Addressing each of plaintiff's allegations in turn, it is clear that the actions or inactions of ADT claimed by Fireman's Fund to be grossly negligent in this case do not rise to the level of those discussed in the foregoing cases. First, plaintiff claims that a trier of fact might infer that ADT acted with reckless disregard when it failed to inform Arkin Medo that its investigator "reasonably believed that a burglary was in progress," and when it advised Arkin Medo that "'from the street it looks okay all around' immediately after having received information from ADT's on-site representative that a burglary had taken place and the perpetrators had gotten into Arkin Medo's office." Jellinek Aff. P 4. As a preliminary matter, the characterization of Montefusco's "gut feeling" as "information . . . that a burglary had taken place and the perpetrators had gotten in to Arkin Medo's office" is a flagrant mischaracterization of a "gut feeling." Moreover, Fogg and Lam both have averred that ADT's central station supervisors are instructed not to engage in speculation, which -- as Montefusco has conceded -- is all his "gut feeling" amounted to. Particularly in light of Arkin Medo's strict directives to ADT to limit the circumstances in which its principals were called, ADT's decision to refrain from speculation does not "smack of intentional wrongdoing," as is required to generate a question of gross negligence.
Plaintiff also alleges that ADT was grossly negligent in failing: (1) to communicate the urgency of the situation to Arkin Medo; (2) to advise Arkin Medo that multiple zones on multiple floors were in alarm; and (3) to request that Arkin Medo come to the premises. Jellinek Aff. P 4. However, it is undisputed that ADT twice telephoned Daniel Scharf; that Daniel Scharf was aware that the alarm system was out of operation, but elected not to come to the premises; that Daniel Scharf told ADT that "unless its [sic] a burglary and a . . forcible, forcible entry, don't call at 3 and 4 in the morning," Fogg Aff. Ex. H at 34-35; and that David Scharf testified that he would have come to the premises -- and many times had gone to the premises -- if called under similar circumstances. When considered in conjunction with the testimony of Lam and Balestrieri that there was no policy in effect requiring subscribers to be told exactly what zones were in trouble, and the testimony of Balestrieri and Kusnitz that the tripping of multiple zones is more indicative of a false alarm than a burglary, this evidence drives me to conclude that there is no question concerning whether ADT was grossly negligent.
In short, the central, undisputed facts of this case -- that in response to each of two alarm signals, ADT dispatched the police and an alarm service investigator; that the investigators conducted an exterior search of the premises and a limited interior search consistent with the directions from Arkin Medo; that there were no signs of forcible entry; and that ADT twice notified Daniel Scharf that an alarm had been received and the system could not be reset -- show that there is no genuine issue regarding any gross negligence by ADT in responding to the alarms at Arkin Medo. It bears noting that this result is supported by sound public policy. The Second Circuit recently has recognized that while the supplier of an alarm system is paid for its equipment and services, this price generally does not "include a sum designed to anticipate the possible need to pay the purchaser the value of the property that the system is designed to protect." Leon's Bakery, Inc. v. Grinnell Corp., 990 F.2d 44, 49 (2d Cir. 1993). Moreover, the owner of the property is in a better position to know the property's value and to bargain with an insurance company for appropriate coverage.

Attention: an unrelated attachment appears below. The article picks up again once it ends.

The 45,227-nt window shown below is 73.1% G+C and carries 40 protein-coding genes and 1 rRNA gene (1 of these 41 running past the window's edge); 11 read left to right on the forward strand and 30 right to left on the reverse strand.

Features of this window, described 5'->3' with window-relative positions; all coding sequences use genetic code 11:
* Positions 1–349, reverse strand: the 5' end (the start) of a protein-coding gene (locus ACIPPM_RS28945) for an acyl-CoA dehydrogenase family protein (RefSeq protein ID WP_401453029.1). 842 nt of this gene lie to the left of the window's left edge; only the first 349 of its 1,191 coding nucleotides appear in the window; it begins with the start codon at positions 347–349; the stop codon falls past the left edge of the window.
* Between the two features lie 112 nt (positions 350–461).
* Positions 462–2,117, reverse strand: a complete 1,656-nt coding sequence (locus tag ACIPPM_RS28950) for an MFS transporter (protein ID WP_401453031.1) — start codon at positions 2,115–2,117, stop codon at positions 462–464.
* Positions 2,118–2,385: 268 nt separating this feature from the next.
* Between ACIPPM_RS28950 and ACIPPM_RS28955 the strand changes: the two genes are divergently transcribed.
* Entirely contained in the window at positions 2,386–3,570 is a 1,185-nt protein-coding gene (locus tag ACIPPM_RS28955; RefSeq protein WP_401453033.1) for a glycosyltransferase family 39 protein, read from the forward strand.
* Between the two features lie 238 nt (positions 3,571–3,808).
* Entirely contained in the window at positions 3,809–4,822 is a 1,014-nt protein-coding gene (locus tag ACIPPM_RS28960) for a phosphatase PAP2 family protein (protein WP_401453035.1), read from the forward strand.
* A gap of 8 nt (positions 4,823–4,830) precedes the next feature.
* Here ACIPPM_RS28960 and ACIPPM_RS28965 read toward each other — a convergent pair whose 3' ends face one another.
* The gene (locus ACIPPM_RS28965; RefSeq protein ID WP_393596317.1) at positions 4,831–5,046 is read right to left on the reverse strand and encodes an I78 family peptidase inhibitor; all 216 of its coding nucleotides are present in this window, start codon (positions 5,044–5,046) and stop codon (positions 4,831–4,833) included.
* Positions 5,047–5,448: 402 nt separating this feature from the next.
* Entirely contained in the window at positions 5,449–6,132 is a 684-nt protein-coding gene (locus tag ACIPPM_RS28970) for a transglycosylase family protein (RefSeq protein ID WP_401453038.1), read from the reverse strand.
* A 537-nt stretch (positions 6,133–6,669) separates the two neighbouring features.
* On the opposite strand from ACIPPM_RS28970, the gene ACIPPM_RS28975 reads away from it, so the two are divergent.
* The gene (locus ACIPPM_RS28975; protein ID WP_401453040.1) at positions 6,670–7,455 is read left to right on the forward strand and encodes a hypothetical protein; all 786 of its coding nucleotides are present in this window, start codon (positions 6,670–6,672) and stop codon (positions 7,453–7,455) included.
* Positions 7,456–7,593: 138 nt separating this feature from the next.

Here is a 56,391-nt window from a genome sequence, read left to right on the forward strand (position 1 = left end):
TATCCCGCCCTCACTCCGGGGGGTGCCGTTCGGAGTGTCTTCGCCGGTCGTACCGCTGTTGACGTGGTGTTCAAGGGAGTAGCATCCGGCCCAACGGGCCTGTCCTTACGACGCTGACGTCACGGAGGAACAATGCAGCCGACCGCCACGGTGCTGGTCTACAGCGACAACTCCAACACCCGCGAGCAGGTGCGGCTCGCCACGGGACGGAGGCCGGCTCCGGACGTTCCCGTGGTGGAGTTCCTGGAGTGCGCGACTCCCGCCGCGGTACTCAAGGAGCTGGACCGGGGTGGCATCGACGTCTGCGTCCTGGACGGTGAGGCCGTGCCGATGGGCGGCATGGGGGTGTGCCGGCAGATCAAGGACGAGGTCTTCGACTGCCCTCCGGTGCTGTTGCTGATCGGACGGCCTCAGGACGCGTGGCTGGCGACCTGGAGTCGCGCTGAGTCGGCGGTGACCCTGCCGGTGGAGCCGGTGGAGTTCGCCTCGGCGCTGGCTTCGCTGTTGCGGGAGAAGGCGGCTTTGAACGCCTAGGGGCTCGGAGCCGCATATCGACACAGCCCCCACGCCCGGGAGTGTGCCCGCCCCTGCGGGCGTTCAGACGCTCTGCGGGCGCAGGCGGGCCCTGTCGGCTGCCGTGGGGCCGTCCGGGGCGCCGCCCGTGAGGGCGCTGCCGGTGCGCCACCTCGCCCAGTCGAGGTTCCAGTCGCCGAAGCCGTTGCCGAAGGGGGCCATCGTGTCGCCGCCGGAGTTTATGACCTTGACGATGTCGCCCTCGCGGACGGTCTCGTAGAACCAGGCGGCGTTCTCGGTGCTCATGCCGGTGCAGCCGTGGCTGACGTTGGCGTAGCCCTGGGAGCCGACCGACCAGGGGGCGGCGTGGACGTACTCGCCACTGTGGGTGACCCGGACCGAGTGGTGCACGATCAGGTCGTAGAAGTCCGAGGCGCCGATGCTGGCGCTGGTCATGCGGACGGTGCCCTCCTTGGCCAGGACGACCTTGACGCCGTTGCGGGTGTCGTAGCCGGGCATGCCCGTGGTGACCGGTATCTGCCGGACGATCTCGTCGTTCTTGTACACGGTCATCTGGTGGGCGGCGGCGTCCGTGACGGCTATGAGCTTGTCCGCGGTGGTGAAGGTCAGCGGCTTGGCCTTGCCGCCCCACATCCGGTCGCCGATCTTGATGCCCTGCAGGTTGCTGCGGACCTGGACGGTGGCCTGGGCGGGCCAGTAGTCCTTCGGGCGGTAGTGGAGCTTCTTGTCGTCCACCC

Id. As the New York Court of Appeals has noted, these "limitations on liability help keep alarm services affordable." Sommer, 79 N.Y.2d at 554, 593 N.E.2d at 1370, 583 N.Y.S.2d at 962; see also Eaves Brooks Costume Co., Inc. v. Y.B.H. Realty Corp., 76 N.Y.2d 220, 227, 556 N.E.2d 1093, 1096-97, 557 N.Y.S.2d 286, 289-90 (1990) (alarm company's liability should be contained within limits envisioned by contract to keep services at an affordable rate).
In light of the conclusion reached above that Fireman's Fund has failed to proffer a triable issue concerning whether ADT was grossly negligent, it is unnecessary to address ADT's alternative argument that the claim of Fireman's Fund is barred by its express assumption of the risk.
In sum, Fireman's Fund has done little more than raise some "metaphysical doubt" based entirely upon Montefusco's "gut feeling" as to the material facts. Taking the record as a whole, a rational fact-finder could not decide in favor of the non-moving party and there is, therefore, no genuine issue of material fact which would deter granting summary judgment to ADT, the moving party.
Dated: Brooklyn, New York
March 31, 1994
I. LEO GLASSER, U.S.D.J.